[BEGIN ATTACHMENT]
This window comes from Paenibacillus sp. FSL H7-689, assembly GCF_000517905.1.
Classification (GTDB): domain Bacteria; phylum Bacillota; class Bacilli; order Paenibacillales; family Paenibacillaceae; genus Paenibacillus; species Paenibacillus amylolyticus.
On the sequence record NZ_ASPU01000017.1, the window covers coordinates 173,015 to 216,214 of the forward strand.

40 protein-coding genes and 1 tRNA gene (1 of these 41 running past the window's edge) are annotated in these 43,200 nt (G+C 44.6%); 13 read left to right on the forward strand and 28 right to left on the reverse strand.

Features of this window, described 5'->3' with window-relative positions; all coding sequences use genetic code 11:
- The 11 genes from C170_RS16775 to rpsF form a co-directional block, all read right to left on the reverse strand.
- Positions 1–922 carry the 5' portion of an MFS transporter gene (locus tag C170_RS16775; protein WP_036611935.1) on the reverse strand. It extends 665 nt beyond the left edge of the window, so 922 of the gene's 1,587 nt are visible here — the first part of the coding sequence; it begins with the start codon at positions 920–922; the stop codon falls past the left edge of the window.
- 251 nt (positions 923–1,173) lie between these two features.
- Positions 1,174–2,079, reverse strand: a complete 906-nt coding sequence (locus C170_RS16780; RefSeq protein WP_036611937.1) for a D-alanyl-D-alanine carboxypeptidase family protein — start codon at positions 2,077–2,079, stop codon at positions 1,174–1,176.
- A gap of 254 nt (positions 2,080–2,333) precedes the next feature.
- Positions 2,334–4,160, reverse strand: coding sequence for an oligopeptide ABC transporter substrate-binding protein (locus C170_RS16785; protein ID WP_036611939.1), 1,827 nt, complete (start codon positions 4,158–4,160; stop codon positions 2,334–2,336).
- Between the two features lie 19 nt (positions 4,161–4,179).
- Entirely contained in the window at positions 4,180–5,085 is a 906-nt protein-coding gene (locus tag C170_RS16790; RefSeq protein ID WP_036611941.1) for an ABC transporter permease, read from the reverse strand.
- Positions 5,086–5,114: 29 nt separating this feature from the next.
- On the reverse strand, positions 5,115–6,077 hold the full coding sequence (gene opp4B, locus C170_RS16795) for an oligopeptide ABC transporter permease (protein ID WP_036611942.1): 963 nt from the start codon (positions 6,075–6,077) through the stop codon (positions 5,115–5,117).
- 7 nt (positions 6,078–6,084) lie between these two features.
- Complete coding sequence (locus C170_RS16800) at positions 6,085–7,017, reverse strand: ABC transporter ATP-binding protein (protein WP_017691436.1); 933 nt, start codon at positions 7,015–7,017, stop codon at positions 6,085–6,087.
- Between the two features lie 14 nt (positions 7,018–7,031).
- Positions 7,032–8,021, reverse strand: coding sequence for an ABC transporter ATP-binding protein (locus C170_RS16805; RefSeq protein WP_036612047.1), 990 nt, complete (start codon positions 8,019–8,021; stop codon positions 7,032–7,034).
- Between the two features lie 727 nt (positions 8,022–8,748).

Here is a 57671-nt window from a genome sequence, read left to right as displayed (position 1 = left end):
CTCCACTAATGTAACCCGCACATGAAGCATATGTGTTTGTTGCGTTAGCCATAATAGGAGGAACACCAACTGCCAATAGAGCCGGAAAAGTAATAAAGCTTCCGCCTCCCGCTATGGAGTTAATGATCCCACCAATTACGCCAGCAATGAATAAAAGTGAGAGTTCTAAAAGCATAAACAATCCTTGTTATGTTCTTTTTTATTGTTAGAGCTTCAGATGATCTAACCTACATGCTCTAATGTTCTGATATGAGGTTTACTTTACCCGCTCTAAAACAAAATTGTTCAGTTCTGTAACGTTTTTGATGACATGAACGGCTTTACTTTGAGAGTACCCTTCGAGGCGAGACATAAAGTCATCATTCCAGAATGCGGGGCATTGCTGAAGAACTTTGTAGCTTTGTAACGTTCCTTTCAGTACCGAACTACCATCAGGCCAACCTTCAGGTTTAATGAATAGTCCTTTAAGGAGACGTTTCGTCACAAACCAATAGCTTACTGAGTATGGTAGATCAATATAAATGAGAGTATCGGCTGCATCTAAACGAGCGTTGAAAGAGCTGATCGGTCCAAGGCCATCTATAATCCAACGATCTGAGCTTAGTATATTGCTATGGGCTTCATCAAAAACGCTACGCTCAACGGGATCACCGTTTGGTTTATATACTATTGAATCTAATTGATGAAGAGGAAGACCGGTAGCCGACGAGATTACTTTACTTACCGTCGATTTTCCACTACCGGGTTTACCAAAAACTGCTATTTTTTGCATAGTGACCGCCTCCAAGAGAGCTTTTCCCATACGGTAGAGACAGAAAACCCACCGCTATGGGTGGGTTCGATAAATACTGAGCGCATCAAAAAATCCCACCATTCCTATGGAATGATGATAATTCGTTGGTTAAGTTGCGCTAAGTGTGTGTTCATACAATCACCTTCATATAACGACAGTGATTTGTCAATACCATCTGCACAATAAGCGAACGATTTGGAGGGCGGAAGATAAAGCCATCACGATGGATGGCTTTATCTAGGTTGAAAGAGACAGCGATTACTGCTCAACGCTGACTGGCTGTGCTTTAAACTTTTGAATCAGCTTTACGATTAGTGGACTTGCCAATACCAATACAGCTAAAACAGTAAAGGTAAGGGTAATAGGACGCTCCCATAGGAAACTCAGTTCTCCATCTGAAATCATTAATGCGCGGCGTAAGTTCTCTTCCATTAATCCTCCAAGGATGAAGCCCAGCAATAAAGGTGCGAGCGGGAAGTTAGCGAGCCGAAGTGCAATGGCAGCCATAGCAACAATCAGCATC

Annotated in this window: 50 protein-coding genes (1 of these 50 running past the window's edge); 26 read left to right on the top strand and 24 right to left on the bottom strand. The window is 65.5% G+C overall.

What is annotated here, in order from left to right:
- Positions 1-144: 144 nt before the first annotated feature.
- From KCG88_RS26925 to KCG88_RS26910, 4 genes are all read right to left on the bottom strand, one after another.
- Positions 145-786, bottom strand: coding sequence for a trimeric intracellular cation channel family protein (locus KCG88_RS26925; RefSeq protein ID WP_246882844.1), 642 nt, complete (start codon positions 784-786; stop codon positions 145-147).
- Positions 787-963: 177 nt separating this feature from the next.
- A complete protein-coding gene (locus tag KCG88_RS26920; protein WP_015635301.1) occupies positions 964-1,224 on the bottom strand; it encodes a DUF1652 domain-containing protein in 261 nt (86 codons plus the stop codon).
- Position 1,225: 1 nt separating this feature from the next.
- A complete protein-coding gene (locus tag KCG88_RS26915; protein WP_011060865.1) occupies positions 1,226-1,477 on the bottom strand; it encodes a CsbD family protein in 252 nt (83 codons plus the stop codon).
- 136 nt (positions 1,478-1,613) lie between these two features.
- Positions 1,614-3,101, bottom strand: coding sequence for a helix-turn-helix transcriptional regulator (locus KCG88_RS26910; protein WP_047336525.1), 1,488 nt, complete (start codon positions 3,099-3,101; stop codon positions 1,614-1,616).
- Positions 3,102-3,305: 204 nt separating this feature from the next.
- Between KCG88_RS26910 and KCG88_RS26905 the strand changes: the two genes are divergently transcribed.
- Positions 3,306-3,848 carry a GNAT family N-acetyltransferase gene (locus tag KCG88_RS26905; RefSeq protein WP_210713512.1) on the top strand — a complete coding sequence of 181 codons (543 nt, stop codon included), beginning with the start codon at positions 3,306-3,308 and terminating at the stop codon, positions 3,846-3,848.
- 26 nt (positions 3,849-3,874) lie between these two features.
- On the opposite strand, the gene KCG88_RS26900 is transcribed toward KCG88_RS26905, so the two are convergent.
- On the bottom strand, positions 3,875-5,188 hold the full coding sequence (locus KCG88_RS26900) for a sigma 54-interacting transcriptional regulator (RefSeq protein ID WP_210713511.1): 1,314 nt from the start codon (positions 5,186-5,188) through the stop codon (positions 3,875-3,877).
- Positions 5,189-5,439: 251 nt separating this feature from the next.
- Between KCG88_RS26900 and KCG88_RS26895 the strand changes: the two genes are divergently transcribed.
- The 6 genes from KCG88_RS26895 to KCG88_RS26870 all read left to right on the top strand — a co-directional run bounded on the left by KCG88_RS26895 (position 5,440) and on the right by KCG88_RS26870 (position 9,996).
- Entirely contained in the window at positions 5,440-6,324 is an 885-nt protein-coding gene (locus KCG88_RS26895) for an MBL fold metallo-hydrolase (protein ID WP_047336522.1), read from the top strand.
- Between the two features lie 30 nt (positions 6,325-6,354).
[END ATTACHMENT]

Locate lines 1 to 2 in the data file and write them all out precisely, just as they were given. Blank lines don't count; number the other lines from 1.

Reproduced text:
This window comes from Paenibacillus sp. FSL H7-689, assembly GCF_000517905.1.
Classification (GTDB): domain Bacteria; phylum Bacillota; class Bacilli; order Paenibacillales; family Paenibacillaceae; genus Paenibacillus; species Paenibacillus amylolyticus.